To quote Bob Dylan: The times they are a-changin’, and everybody’s on Zoom.
(OK, he didn’t say that last part.)
But B2B buyers aren’t just changing—they’re taking on new habits and expectations at lightning speed.
Gone are the days of the simple gatekeeper-sales rep relationship. Today’s buyers are self-directed and self-educated, spending just 17% of their time with vendors, according to research from Garnter.
Their requirements and demands are more complex than ever, too. The same research found that three-quarters of buyers admit their latest purchase was “very complex.”
And they’ve taken a sledgehammer to old, linear buying journeys. Today’s buyers leap forward and loop back in the process.
But change doesn’t end there.
Once upon a time, buyers wanted calls, emails, and perhaps a little facetime in the enterprise space. Video was a channel, but never the channel. It was a “nice to have” or a niche add-on.
Now? Not so much.
COVID-19 changed everything. We hunkered down in our apartments and houses. We cut off in-person meetups and relied on video for everything. The channel exploded. Zoom and Microsoft Teams for workplace collaboration. Facebook Portal and Amazon Echo Show for big family gatherings. WhatsApp, FaceTime, and Houseparty for daily chats with friends.
It was a societal change.
B2B buyers took to video communication like a duck to water. Video has dethroned the phone as the communication channel of choice in most B2B sales situations—including internal collaboration, existing customer communication, prospect meetings, and vendor syncs.
This isn’t a blip, either.
The overwhelming majority of buyers say they expect hybrid sellers to be the most common sales role in the future. (Combining a mix of video, phone, and occasional in-person visits.)
With such a dramatic shift in buyer expectations, sellers don’t have a choice. If they neglect video, they will alienate buyers and lose deals.
The reality is, Modern Selling without video isn’t really Modern Selling at all.
4 ways video supports Modern Selling
From the outside, it’s a little unclear why buyers’ preferences shifted so much. Why do they prefer video over other channels? What can video offer that an email or phone call can’t?
To understand the shift, we spoke to buyers and sellers about their experiences. Suddenly, everything became clear. They told us that:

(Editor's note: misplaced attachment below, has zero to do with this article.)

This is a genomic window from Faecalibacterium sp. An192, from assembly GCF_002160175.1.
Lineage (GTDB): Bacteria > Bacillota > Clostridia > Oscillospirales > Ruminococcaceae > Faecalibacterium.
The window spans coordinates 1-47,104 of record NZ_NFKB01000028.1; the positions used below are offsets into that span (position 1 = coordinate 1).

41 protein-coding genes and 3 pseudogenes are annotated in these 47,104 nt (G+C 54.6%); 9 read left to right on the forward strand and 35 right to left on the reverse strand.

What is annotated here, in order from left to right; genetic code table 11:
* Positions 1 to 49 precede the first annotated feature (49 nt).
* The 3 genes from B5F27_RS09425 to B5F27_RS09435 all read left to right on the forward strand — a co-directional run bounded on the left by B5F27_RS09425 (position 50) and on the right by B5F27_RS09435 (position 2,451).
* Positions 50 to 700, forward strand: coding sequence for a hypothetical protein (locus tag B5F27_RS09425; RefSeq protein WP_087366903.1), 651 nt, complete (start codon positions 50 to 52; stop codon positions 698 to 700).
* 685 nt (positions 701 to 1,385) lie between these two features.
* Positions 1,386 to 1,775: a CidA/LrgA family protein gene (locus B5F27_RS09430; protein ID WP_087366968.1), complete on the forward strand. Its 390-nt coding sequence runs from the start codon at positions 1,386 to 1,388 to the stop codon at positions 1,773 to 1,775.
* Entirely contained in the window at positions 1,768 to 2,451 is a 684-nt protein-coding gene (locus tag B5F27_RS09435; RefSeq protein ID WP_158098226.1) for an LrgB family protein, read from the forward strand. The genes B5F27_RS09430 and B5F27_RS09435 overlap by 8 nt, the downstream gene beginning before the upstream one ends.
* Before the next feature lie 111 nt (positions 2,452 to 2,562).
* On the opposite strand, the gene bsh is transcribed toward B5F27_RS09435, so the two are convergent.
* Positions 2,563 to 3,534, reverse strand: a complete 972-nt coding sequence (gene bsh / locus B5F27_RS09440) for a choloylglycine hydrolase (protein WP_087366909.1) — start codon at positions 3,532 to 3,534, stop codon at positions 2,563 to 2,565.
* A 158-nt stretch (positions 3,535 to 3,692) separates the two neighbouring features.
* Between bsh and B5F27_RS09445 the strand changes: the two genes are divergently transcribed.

1. Video bridges the gap between in-person and online interactions.
It’s nearly impossible to build strong interpersonal relationships via email. Phone is a little better, but not much. Video is a whole other ball game.
You can see the person you’re talking to. Sellers can read their buyer’s body language—and vice versa. It’s a genuine conversation, not an approximation of one. That’s huge for sales reps, especially enterprise sellers. These folks used to fly out to see clients every few months. Now, they can walk back their site visits to once or twice a year, replacing the other visits with face-to-face video calls. Much less tiring, and much less disruptive.
2. Video accelerates sales cycles.
Video doesn’t just replace what sellers had before, though; it accelerates sales cycles.
It does this in part by humanizing the sales process. Buyers no longer speak to generic emails or disembodied voices on phone calls. They see their seller.
It accelerates sales cycles by capturing attention, too. Four in every five buyers will open video content, while ignoring other formats. Video is like a direct line to their attention.
3. Video provides context.
Sellers send their buyers a lot of information. Like, a lot of information: case studies and pricing tables, implementation guides, technical docs, security checks, legal reviews, and insurance policies. The list goes on and on.
There’s a lot to unpack and understand. Often, buyers are on their own. The seller attaches a doc to an email, writes a quick overview in the body, and fires it off. In contrast, video can fill in the gaps.
Sellers are recording themselves recapping the context and then talking through the content of each doc:
In our discovery call, I remember you said security was important. I’ve collected our security documentation along with some comments from our CSO. Now, let me walk you through the most important parts.
4. Video promotes learning.
Across the board sellers told us that video promotes learning.
When they record a video, it’s available for the entire buying team to watch on-demand. No more repeated information-sharing calls. No more Telephone Game among buying group members. The seller’s message stays crystal clear—forever.
With stronger relationships, enhanced context, and supercharged learning, we’re seeing better alignment between buyers and sellers. There’s less guesswork and fewer assumptions. Asynchronous communication is becoming the norm, cutting the need for meetings. And who doesn’t love one less meeting?
The shift from traditional channels like phone and email to virtual options like video is a big one. Some sellers may see it as a disruption to a sales motion that was already working. In our experience however, high-performing sellers view things differently.
They recognize all the benefits that video brings and they’re excited.
But there’s one lingering question: How do you actually harness video in your sales process?
An inescapable video revolution
Revenue teams require a frictionless and impactful video platform. They need something that elevates the buyer experience.
That’s where Showpad Video comes in.
Our new Video Product is embedded into our revenue enablement platform. It seamlessly integrates into your content creation and management workflow.
So what are you waiting for?
Explore the future of Modern Selling today.